The system is one of many in Japan that have reduced or stopped using the Musk-owned app for weather related updates. TwitX policies have changed to restrict accounts to 1500 tweets a month or 50 tweets per 24 hours.

That disaster prevention system last tweeted in July, sharing a link to its website for future updates.

India’s Personal Data Protection Bill passes

India’s Digital Personal Data Protection Bill made it through the country’s parliament, known as Lok Sabha, last week. The long awaited bill was tabled on August 2. “Digital India gets a legal framework for user protection. Congratulations to all 140 crore Indians. The Parliament has passed the Digital Personal Data Protection Bill 2023, celebrated telecom minister Ashwini Vaishnaw. Long-time critic and digital rights freedom org Internet Freedom Foundation (IFF) called it “disappointing” that the bill took nearly six years to make and passed with only two hours of surface-level deliberation.

India reportedly bans Chinese-made drone parts

India has reportedly banned Chinese components from its military drones over security concerns. Bidders to drone-related military tenders in February and March of 2023 were allegedly told to avoid equipment and subcomponents from “countries sharing land borders with India will not be acceptable for security reasons,” and one tender said subsystems from those countries had “security loopholes” that compromised data.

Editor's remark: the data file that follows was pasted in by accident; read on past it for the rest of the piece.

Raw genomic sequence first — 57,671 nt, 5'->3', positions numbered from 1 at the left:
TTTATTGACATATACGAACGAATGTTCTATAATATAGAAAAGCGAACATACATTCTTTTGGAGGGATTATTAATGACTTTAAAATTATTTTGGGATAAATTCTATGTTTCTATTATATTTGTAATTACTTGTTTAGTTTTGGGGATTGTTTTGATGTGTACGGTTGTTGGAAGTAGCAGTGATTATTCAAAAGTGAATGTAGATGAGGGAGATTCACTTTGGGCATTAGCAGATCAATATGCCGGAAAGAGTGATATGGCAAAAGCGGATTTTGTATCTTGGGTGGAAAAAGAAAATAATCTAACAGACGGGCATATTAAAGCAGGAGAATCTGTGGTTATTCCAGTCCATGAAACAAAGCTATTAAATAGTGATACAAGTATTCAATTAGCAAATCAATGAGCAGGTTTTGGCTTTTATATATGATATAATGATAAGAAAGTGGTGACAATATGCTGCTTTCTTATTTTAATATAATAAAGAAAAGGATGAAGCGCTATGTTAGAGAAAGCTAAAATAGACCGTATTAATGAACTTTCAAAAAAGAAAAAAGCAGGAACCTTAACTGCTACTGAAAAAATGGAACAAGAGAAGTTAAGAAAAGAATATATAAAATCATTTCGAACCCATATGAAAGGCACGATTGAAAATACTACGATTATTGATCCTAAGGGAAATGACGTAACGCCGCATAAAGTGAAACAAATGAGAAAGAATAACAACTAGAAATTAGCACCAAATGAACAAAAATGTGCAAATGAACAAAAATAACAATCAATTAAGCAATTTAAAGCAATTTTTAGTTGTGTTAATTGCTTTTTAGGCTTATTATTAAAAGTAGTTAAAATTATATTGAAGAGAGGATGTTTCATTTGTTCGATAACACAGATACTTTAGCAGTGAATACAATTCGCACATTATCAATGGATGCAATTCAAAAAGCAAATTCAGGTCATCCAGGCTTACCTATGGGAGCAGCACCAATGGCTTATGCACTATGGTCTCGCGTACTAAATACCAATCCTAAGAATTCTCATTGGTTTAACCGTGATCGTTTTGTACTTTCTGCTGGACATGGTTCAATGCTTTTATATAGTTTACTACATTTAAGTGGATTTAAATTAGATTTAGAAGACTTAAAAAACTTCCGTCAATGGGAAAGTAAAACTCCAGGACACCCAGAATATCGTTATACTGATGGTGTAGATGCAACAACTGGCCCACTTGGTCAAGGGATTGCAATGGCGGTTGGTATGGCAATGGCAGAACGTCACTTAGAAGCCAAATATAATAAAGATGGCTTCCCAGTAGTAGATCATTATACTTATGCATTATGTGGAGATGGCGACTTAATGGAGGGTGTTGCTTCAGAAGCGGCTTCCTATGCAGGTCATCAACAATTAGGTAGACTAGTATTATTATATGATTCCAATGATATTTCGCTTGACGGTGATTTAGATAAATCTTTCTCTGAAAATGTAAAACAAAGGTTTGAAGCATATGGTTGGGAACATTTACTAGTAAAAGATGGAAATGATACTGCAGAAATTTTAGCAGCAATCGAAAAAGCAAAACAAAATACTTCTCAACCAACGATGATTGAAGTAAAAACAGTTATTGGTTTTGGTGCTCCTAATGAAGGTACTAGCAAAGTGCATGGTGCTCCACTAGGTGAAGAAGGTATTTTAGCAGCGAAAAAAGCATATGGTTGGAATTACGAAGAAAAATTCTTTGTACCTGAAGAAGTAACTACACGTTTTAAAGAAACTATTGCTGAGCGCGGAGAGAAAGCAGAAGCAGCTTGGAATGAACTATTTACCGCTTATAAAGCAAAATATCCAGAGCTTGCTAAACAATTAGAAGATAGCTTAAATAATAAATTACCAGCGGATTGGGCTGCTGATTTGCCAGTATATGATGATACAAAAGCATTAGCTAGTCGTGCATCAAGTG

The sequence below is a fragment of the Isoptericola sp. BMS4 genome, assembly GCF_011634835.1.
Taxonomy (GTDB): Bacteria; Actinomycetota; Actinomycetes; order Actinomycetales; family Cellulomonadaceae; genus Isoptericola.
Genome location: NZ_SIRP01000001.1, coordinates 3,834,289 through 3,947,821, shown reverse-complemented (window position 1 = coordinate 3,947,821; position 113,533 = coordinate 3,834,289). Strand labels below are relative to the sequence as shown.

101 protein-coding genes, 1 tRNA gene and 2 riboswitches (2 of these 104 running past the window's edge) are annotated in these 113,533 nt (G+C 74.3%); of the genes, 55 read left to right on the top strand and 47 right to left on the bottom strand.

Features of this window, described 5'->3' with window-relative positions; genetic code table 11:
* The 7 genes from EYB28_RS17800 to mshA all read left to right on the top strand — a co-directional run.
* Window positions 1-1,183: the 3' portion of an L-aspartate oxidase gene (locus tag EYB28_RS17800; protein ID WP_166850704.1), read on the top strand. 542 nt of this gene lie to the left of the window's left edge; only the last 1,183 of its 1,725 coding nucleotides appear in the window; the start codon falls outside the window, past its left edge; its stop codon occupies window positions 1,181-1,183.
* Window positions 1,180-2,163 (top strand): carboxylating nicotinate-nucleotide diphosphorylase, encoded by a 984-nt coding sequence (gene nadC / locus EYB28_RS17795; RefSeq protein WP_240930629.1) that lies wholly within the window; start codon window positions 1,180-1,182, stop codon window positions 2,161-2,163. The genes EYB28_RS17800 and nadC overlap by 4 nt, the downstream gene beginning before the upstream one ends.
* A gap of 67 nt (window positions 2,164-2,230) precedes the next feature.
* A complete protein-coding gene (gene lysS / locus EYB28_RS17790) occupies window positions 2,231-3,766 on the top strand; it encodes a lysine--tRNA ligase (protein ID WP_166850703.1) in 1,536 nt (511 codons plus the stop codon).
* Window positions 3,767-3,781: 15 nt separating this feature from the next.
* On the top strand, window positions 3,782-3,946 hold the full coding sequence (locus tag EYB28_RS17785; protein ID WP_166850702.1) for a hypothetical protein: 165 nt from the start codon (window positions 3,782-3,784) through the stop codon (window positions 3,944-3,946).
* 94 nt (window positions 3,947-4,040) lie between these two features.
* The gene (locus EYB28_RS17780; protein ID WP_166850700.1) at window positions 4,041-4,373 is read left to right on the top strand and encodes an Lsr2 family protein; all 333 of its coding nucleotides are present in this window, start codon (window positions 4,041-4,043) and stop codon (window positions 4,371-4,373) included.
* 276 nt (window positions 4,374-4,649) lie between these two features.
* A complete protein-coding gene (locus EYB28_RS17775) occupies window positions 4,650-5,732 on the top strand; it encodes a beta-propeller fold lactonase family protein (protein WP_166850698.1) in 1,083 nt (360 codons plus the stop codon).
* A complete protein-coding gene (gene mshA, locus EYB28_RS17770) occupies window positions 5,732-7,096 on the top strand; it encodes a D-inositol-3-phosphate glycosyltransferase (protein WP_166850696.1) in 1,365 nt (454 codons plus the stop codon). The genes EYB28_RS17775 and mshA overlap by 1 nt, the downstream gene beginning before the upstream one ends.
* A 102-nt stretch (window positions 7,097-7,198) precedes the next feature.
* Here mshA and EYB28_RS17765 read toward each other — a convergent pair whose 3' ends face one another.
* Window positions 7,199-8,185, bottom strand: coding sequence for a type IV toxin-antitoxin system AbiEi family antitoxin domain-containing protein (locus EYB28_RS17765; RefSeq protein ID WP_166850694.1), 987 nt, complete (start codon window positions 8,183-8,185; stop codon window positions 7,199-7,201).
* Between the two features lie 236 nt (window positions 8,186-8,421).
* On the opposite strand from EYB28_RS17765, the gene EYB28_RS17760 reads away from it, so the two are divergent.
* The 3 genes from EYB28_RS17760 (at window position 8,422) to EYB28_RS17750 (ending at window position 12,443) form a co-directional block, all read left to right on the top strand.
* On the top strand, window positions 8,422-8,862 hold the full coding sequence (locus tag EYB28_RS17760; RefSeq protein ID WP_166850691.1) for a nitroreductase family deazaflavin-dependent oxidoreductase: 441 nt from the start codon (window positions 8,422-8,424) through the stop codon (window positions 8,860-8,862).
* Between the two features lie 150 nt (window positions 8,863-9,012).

In other news …

We reported last week that the head of the United States Cyber Command reckons China’s capabilities in cyber spying are not yet comparable to those of the US, but that’s no reason to become complacent.

As if to demonstrate that lack of complacency, the Biden administration placed heavy restrictions on investment in technology that might, one day, find itself used by the Chinese military.

But China isn’t complacent either, and web giants Baidu and Tencent have been buying all the GPUs they can get to improve their AI strengths.

As for home-grown Chinese tech, a set of published benchmarks show that Loongson is less than half a decade behind Intel.

Speaking of Alibaba, the cloud giant found the very definition of a silver lining, reporting that a dip in cloud demand had improved its profitability.

Also in China, Beijing has floated rules regarding the use of facial recognition tech that seem at odds with the way it’s been using it.

Early enthusiasm for a room-temperature superconductor reported by Korean scientists has waned somewhat after numerous teams have failed to replicate the results.

Meanwhile to the North, it appears that Kim Jong-Un has had cyber crims snooping on putative ally Russia and its missile tech for some time. With friends like these, eh Vladimir?

Not all cyber baddies are as successful though, with INTERPOL having slapped the cuffs on the leaders of a phishing-as-a-service gang in Indonesia and Japan.

And India’s push to become more self-reliant when it comes to technology continues, with a competition announced to develop a native web browser. ®